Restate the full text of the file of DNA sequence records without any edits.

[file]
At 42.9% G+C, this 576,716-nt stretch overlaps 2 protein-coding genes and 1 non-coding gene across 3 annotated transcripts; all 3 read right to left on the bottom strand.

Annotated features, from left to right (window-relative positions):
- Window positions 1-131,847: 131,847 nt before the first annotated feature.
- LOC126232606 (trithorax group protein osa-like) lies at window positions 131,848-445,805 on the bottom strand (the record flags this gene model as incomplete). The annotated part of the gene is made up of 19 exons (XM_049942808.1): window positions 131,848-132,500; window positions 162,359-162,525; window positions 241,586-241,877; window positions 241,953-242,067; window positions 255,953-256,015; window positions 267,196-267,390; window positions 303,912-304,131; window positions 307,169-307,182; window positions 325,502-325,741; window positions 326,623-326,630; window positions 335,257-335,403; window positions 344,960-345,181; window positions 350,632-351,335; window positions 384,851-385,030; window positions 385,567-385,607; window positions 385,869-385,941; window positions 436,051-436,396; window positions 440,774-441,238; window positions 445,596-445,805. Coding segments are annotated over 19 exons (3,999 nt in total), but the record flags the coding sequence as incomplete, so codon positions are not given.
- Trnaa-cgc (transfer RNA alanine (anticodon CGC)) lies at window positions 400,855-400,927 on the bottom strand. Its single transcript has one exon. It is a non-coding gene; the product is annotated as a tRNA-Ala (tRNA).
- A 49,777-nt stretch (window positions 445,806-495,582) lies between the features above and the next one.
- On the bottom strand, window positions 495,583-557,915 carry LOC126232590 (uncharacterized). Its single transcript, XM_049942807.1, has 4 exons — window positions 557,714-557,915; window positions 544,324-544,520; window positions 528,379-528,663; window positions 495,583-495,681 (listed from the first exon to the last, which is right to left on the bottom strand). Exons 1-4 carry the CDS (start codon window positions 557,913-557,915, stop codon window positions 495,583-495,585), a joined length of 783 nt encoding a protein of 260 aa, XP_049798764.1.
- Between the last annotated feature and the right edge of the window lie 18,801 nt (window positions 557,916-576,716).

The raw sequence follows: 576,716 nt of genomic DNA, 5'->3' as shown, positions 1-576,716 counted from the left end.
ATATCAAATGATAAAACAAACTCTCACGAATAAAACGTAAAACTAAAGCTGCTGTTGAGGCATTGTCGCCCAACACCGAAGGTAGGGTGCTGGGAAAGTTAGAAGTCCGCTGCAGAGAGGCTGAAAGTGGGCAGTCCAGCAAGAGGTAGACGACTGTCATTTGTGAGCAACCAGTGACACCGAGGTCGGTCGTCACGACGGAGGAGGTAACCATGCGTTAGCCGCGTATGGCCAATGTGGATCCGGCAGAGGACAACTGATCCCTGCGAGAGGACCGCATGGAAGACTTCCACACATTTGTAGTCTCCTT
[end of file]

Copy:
At 42.9% G+C, this 576,716-nt stretch overlaps 2 protein-coding genes and 1 non-coding gene across 3 annotated transcripts; all 3 read right to left on the bottom strand.

Annotated features, from left to right (window-relative positions):
- Window positions 1-131,847: 131,847 nt before the first annotated feature.
- LOC126232606 (trithorax group protein osa-like) lies at window positions 131,848-445,805 on the bottom strand (the record flags this gene model as incomplete). The annotated part of the gene is made up of 19 exons (XM_049942808.1): window positions 131,848-132,500; window positions 162,359-162,525; window positions 241,586-241,877; window positions 241,953-242,067; window positions 255,953-256,015; window positions 267,196-267,390; window positions 303,912-304,131; window positions 307,169-307,182; window positions 325,502-325,741; window positions 326,623-326,630; window positions 335,257-335,403; window positions 344,960-345,181; window positions 350,632-351,335; window positions 384,851-385,030; window positions 385,567-385,607; window positions 385,869-385,941; window positions 436,051-436,396; window positions 440,774-441,238; window positions 445,596-445,805. Coding segments are annotated over 19 exons (3,999 nt in total), but the record flags the coding sequence as incomplete, so codon positions are not given.
- Trnaa-cgc (transfer RNA alanine (anticodon CGC)) lies at window positions 400,855-400,927 on the bottom strand. Its single transcript has one exon. It is a non-coding gene; the product is annotated as a tRNA-Ala (tRNA).
- A 49,777-nt stretch (window positions 445,806-495,582) lies between the features above and the next one.
- On the bottom strand, window positions 495,583-557,915 carry LOC126232590 (uncharacterized). Its single transcript, XM_049942807.1, has 4 exons — window positions 557,714-557,915; window positions 544,324-544,520; window positions 528,379-528,663; window positions 495,583-495,681 (listed from the first exon to the last, which is right to left on the bottom strand). Exons 1-4 carry the CDS (start codon window positions 557,913-557,915, stop codon window positions 495,583-495,585), a joined length of 783 nt encoding a protein of 260 aa, XP_049798764.1.
- Between the last annotated feature and the right edge of the window lie 18,801 nt (window positions 557,916-576,716).

The raw sequence follows: 576,716 nt of genomic DNA, 5'->3' as shown, positions 1-576,716 counted from the left end.
ATATCAAATGATAAAACAAACTCTCACGAATAAAACGTAAAACTAAAGCTGCTGTTGAGGCATTGTCGCCCAACACCGAAGGTAGGGTGCTGGGAAAGTTAGAAGTCCGCTGCAGAGAGGCTGAAAGTGGGCAGTCCAGCAAGAGGTAGACGACTGTCATTTGTGAGCAACCAGTGACACCGAGGTCGGTCGTCACGACGGAGGAGGTAACCATGCGTTAGCCGCGTATGGCCAATGTGGATCCGGCAGAGGACAACTGATCCCTGCGAGAGGACCGCATGGAAGACTTCCACACATTTGTAGTCTCCTT